The present invention relates to a cartridge holder assembly utilized to detachably connect a cartridge to a main equipment unit. The subject assembly includes a cartridge holder which is mounted on a circuit board or like portion of the main equipment unit and defines a cavity for receiving a cartridge therein. Both the cartridge and the holder include electrical interconnecting means to effect the electrical interconnection between the cartridge and the circuit board of the main equipment unit. The holder has one portion defining a cartridge receiving cavity and a second portion defining an electrical interconnection means for making interconnection between the circuit board and the cartridge. The holder also includes a removable face plate serving to polarize and key the holder for reception of various cartridges without otherwise required reconfiguring of the holder. The cartridge has mating first and second housing members defining a circuit receiving cavity therebetween and electrical connector means connected to the circuitry and exposed at one end of the cartridge. The cartridge also includes a profiled face for polarizing and keying the cartridge. The cartridge also, preferably, has a profile making it suitable for stacking and housing members which can be separated with standard tools to facilitate repair when necessary.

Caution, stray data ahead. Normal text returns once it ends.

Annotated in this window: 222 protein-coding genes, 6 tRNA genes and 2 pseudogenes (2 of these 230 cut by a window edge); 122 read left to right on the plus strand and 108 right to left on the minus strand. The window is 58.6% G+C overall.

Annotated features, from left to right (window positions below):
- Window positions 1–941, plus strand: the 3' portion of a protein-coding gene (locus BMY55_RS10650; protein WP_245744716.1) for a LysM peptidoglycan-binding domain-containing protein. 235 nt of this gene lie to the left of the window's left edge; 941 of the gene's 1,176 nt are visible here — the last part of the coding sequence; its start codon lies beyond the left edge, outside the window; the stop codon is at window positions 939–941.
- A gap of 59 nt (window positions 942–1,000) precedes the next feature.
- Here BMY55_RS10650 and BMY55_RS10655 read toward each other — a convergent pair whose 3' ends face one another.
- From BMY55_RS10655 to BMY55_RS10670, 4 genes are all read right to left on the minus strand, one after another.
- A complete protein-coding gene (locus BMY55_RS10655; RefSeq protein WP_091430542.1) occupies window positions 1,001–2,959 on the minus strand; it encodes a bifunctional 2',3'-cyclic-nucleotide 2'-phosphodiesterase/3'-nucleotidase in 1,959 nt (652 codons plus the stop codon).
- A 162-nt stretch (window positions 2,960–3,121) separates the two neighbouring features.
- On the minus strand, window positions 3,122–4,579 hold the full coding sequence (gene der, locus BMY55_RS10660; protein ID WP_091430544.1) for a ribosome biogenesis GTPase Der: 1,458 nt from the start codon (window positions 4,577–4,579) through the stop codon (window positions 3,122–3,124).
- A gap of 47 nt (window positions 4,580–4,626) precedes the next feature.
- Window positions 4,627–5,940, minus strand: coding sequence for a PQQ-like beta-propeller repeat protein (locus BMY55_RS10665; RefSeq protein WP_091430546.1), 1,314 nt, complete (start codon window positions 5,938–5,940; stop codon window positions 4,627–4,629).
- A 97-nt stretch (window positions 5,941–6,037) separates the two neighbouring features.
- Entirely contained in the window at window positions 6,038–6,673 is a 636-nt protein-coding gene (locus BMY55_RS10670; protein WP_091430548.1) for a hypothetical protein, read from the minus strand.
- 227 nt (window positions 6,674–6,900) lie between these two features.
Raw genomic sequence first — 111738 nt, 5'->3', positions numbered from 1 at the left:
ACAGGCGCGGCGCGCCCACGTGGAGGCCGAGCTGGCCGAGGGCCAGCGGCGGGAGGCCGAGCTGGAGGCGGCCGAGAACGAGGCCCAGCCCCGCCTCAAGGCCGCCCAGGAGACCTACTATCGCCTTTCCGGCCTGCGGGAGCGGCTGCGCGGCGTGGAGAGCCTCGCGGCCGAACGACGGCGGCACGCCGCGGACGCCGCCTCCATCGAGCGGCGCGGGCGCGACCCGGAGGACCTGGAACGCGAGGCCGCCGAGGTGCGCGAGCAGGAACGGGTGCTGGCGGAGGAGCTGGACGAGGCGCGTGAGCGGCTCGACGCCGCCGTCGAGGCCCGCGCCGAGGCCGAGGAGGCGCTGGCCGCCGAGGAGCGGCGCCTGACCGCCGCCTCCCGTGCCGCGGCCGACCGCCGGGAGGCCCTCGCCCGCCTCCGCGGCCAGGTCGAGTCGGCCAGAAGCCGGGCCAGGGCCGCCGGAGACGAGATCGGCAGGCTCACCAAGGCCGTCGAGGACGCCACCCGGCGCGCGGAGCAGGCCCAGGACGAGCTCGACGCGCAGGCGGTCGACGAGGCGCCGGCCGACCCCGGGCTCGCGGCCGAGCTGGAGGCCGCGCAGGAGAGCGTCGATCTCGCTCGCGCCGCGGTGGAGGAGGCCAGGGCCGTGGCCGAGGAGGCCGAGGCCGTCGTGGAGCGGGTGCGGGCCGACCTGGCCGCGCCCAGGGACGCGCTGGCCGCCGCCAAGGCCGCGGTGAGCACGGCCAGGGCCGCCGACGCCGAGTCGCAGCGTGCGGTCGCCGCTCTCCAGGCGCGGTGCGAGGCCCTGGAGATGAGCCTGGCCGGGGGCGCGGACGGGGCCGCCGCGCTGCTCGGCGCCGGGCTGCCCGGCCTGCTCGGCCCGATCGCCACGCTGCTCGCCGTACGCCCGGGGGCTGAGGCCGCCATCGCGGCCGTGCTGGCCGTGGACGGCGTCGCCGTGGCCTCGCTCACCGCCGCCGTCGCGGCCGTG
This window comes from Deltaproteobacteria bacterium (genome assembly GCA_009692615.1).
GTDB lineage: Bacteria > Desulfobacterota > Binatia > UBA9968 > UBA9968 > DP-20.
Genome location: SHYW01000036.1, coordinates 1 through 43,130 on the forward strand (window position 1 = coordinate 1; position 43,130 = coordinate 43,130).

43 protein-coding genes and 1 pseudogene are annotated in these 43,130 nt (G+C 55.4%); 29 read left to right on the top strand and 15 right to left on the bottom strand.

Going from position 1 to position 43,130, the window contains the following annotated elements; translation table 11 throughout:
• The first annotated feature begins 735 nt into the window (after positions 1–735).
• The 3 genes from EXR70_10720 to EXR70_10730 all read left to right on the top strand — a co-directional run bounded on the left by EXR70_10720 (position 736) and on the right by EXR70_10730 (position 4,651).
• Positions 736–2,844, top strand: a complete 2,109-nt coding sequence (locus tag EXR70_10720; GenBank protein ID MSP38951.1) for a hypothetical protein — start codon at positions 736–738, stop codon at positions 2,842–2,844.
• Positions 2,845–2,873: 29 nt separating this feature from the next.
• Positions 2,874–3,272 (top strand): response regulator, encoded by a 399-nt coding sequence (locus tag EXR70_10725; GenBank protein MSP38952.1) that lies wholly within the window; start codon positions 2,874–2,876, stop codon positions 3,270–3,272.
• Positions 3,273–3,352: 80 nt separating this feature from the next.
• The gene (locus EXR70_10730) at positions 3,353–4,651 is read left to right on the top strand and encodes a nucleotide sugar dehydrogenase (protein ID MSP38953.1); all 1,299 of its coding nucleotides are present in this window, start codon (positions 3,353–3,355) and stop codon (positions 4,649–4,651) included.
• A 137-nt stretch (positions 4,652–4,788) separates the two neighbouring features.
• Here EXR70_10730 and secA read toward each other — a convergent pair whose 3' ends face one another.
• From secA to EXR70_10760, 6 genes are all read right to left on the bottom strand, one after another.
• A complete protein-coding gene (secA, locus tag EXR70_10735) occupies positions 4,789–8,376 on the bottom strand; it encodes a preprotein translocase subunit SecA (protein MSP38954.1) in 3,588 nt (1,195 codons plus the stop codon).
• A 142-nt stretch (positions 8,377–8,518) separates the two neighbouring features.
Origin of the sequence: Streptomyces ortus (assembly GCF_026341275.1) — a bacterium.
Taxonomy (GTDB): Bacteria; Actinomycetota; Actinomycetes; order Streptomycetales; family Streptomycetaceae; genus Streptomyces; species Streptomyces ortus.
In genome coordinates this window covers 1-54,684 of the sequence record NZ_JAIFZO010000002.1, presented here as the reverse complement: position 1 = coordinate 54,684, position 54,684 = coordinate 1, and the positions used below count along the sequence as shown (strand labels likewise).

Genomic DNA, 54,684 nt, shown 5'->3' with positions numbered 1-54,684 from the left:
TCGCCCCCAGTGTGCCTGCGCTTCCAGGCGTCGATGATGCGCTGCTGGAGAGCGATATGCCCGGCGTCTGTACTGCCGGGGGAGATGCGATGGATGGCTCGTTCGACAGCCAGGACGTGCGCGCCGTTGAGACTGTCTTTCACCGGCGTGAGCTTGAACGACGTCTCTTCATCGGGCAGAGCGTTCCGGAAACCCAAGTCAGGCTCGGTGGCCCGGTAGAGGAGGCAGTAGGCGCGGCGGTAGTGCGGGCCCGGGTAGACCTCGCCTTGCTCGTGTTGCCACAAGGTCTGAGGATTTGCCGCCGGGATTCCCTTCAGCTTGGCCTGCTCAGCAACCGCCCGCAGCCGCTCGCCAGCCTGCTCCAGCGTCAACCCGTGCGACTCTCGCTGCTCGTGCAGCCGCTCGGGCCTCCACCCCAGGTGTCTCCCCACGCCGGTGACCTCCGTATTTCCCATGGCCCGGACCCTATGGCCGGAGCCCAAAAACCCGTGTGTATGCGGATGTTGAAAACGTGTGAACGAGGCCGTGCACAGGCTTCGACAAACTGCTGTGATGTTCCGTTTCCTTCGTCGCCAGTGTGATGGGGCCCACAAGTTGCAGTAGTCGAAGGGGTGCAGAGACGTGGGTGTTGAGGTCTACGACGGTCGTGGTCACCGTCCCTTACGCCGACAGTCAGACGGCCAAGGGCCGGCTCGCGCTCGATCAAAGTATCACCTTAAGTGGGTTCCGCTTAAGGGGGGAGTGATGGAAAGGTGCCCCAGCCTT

It is therefore an object of the present invention to produce an improved cartridge holder assembly which can be utilized to detachably mate any one of a plurality of information cartridges to a main equipment unit in a ready and economic manner.
It is another object of the present invention to produce an improved cartridge holder having a housing received on and spaced above a circuit board so as to allow utilization of substantially the entire surface of the circuit board.